Feckless Narrator

Praise For The Feckless Narrator 

Reviewed by Kenny Brechner

    No literary device is more congenial than the feckless narrator. A narrator who sees less than his audience, whose judgments, whether of a moral, ethical, social, or scientific nature, are manifestly askew, makes possible a degree of humor unique unto itself.

    Literature's first feckless narrator is almost certainly Encolpius, the narrator of Petronius' Satyricon. Preposterous, degenerate and deluded, yet somehow still likeable, no one remotely like Encolpius appears in surviving Classical literature, nor was to surface again for 1700 years.

    Amiably deluded comic figures are not lacking over the centuries of course, Falstaff and Don Quixote are two obvious examples, but the use of a feckless individual as a genuine first person narrator did not appear again until the 1880's when two marvelous books appeared, George and Weedon Grossmith's The Diary of a Nobody, and Jerome Jerome's Three Men in a Boat.

    The popularity and deep underlying humor of these books sparked a flurry of imitations. The absolute perfection achieved by P.G. Wodehouse in his seminal creation, Bertram Wooster, has obscured earlier works in the genre, among which two pearls are to be found, Sir Henry Howard Bashford's Augustus Carp esq. by Himself, and A.G. MacDonell's The Autobiography of a Cad.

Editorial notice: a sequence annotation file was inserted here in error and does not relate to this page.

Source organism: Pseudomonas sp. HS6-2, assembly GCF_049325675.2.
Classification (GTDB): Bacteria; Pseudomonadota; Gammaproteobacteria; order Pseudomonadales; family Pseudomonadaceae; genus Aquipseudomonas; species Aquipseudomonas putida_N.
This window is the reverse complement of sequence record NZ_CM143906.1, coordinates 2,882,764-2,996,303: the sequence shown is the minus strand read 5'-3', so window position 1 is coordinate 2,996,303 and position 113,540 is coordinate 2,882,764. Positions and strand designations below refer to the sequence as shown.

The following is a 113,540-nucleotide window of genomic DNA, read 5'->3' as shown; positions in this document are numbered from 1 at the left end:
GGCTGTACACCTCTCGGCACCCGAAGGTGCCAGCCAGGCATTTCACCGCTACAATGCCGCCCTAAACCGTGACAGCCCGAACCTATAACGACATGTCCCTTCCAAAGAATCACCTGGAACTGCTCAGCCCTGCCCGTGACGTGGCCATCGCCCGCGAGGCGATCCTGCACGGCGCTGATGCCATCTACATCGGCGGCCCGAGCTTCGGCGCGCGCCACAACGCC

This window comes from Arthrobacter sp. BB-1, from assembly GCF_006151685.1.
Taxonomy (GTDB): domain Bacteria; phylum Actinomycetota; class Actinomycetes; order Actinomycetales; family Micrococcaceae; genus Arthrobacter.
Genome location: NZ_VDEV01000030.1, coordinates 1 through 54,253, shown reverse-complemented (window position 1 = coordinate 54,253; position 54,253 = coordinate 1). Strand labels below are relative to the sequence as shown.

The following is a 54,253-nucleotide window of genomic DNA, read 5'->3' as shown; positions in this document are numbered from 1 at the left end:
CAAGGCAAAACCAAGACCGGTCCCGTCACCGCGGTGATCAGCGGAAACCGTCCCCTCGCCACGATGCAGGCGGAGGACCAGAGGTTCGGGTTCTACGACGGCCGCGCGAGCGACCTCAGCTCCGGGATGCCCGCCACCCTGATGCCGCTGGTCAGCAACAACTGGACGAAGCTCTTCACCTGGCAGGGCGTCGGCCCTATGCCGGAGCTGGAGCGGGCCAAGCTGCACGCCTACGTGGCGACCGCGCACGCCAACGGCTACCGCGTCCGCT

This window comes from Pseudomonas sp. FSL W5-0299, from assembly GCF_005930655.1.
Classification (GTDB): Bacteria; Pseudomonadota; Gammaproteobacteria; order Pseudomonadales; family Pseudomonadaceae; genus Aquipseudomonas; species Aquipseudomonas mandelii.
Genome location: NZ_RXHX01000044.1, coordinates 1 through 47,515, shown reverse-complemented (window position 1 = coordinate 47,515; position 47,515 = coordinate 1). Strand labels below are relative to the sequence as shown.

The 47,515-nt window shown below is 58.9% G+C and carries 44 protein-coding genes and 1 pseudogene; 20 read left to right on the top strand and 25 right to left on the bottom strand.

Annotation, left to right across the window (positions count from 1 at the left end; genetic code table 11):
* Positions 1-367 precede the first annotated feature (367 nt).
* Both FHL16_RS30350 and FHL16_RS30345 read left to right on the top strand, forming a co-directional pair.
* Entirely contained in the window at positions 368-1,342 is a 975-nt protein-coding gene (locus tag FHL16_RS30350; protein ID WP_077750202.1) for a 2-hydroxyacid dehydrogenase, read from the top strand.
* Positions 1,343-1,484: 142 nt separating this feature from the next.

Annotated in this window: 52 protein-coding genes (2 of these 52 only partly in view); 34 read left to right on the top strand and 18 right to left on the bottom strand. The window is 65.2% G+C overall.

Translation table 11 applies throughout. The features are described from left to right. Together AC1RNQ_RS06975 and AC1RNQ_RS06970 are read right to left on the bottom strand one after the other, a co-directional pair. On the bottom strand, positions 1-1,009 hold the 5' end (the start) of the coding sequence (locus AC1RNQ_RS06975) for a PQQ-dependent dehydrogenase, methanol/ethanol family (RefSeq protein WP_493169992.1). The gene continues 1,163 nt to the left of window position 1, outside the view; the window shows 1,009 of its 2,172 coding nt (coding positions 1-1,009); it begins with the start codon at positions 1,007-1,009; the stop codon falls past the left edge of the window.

These two books have been newly republished as Prion Humor Classics, and released in the United States for the first time in many years. Augustus Carp and Edward Fox-Ingleby, the narrator of Autobiography of a Cad, differ from their predecessors in that they are distinctly unlikable.

    Bertie Wooster, Charles Pooter, J., and Encolpius, all had one thing in common, despite a liberal number of faults, they all invoked our sympathy and liking. Augustus Carp, on the other hand is unquestionably, as Robert Robinson put it, "hugely unlikeable." At the same time Bashford somehow contrived to make his book as funny as it is possible for a book to be from one end to the other.

    The book has a curious history in that Bashford's authorship remained unknown until his death. Bashford, a prominent physician, wrote nothing other than erudite medical papers during his lifetime, so that the production of a comic masterpiece came as a unique item in his obituary.

    It is possible that Bashford wrote Augustus Carp simply as a cathartic means of distancing himself from the griping of his patients, (Carp and his equally foul father are spectacular hypochondriacs) but somehow Carp took on a life of his own.

    The Autobiography of a Cad is a very different sort of book, darker and edgier. Its narrator, Edward Fox-Ingleby, is too viscous to be funny. The book is fascinating and worthwhile nonetheless, somewhat akin to John Lanchester's brilliant Debt To Pleasure.

    The modern narrator most akin to the classics in the genre is John Erickson's Hank The Cowdog. Narrator of almost forty accounts of his exploits, Hank shares much with his predecessors. Absurdly class conscious, self important and self deluded in equal measure, and an inadvertently gifted linguist, Hank is a dog worthy of his literary forebears.